On a day when Australia's Channel Nine gave another twist to the Decision Review System which has already been under the fire during ongoing Ashes, by saying that players in the series have been using silicone tape on their bats to avoid nicks being detected by "Hot Spot" technology, most have come out to refute the allegations.
"If that's the case, then we're talking about cheating and I can guarantee there is not one person in the Australian change room that will cheat," Michael Clarke said while Kevin Pietersen tweeted: "How stupid would I be to try & hide a nick when it could save me on an LBW appeal, like in 1st innings where hotspot showed I nicked it."
Even The International Cricket Council (ICC) dismissed reports that it was investigating alleged attempts by players to negate the effectiveness of the Hot Spot technology during the ongoing Ashes series between England and Australia. (Read main story)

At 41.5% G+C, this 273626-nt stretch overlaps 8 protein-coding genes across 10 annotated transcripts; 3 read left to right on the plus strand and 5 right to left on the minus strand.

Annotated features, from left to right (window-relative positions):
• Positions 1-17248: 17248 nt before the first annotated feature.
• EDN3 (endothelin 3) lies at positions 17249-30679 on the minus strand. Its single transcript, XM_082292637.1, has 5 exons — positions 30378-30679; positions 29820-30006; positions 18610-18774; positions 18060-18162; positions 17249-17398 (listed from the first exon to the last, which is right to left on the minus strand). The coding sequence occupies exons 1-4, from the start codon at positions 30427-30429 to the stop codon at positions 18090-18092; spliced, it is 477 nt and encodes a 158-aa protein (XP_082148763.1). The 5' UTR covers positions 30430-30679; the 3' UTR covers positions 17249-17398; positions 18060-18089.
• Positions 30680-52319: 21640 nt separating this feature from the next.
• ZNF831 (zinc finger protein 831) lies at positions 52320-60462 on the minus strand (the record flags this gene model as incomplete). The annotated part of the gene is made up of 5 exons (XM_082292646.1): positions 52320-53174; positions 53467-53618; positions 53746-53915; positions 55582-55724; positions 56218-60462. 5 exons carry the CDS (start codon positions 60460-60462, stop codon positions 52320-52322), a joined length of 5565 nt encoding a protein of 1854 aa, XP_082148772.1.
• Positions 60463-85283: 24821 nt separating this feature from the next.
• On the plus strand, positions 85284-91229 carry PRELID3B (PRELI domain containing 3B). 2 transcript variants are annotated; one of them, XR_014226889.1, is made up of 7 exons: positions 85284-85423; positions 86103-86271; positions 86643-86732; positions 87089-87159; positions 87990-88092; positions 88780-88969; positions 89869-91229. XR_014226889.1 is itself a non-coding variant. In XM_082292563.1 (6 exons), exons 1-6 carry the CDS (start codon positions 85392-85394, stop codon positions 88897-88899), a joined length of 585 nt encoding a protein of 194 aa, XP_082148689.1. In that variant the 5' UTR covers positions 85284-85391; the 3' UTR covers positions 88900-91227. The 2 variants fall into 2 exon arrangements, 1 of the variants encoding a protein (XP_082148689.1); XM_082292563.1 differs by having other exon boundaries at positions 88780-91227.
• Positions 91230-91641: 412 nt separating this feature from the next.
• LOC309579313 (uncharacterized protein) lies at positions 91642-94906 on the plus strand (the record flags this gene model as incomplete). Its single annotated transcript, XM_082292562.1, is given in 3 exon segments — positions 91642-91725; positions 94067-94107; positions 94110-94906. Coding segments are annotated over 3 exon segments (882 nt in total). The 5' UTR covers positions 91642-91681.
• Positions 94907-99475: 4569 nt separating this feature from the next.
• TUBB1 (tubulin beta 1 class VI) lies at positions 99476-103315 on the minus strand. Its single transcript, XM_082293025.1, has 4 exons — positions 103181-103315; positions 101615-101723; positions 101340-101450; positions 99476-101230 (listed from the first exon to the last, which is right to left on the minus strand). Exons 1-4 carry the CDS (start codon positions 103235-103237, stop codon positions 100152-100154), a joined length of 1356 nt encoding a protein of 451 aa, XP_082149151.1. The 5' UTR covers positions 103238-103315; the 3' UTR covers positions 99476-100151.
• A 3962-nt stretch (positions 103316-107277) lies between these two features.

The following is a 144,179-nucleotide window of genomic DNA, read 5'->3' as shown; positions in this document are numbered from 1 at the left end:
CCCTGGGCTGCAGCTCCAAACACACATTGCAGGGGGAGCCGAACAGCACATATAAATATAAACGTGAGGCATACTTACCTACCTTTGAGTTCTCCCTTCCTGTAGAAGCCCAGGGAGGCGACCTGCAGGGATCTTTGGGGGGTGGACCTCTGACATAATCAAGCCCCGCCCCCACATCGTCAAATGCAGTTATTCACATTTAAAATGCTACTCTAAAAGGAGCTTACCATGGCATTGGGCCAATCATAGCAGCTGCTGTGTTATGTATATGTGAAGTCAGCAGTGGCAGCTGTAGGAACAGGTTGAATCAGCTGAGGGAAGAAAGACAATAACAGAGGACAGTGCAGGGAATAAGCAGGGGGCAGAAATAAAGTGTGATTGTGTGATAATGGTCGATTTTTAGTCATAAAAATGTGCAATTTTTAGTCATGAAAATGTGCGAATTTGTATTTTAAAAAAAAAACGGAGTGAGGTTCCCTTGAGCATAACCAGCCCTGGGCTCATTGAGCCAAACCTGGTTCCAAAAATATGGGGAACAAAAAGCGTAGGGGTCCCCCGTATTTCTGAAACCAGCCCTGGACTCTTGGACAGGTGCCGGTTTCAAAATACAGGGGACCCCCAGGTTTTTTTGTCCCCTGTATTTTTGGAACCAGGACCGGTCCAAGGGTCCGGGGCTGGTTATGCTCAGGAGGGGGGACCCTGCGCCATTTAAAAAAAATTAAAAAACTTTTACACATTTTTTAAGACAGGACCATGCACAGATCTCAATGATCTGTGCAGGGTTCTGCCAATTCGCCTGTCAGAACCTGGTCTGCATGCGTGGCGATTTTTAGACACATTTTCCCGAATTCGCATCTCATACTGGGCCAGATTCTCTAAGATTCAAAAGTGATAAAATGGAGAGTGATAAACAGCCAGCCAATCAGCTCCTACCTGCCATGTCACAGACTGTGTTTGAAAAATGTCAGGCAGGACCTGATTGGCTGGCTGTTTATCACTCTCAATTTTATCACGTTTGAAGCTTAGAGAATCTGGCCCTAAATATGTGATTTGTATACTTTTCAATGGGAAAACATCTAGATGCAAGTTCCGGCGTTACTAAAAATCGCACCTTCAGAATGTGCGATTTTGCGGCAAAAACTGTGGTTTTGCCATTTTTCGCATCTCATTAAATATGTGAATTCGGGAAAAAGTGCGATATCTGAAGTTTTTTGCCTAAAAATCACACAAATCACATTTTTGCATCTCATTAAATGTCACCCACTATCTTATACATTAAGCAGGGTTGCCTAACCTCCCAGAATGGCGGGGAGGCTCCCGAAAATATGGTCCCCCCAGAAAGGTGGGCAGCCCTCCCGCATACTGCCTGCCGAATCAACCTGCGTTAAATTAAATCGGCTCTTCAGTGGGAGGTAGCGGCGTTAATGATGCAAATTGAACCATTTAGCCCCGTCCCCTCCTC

"These media reports are totally incorrect. Geoff Allardice is meeting with both teams and umpires to see how we can best use the DRS and the available technology going forward in the next two Test matches. It has nothing to do with any players," ICC Chief Executive David Richardson said in a release.
Australian all-rounder Steve Smith also echoed the denials that anyone might have used silicone tape on their bats to try to 'cheat' Hot Spot technology.
"Obviously I don't think any of us have done anything with silicone on our bats.
"We know that we put fibreglass tape on the front and that's purely for protection of the bat - to try and make them last longer.
"It's in the spirit of the game not to do that sort of thing. We haven't even discussed anything about that, trying to cheat the system at all," Smith said after Australia's training session ahead of the fourth Ashes Test.
Smith also said that he had not even heard of a silicone tape at all before the 'breaking news' of 'cheating' in the Ashes.
"I've never thought about it. I've never seen silicone tape at all, not even heard of it before," he said.
"I don't even know what it looks like."
(With agency inputs)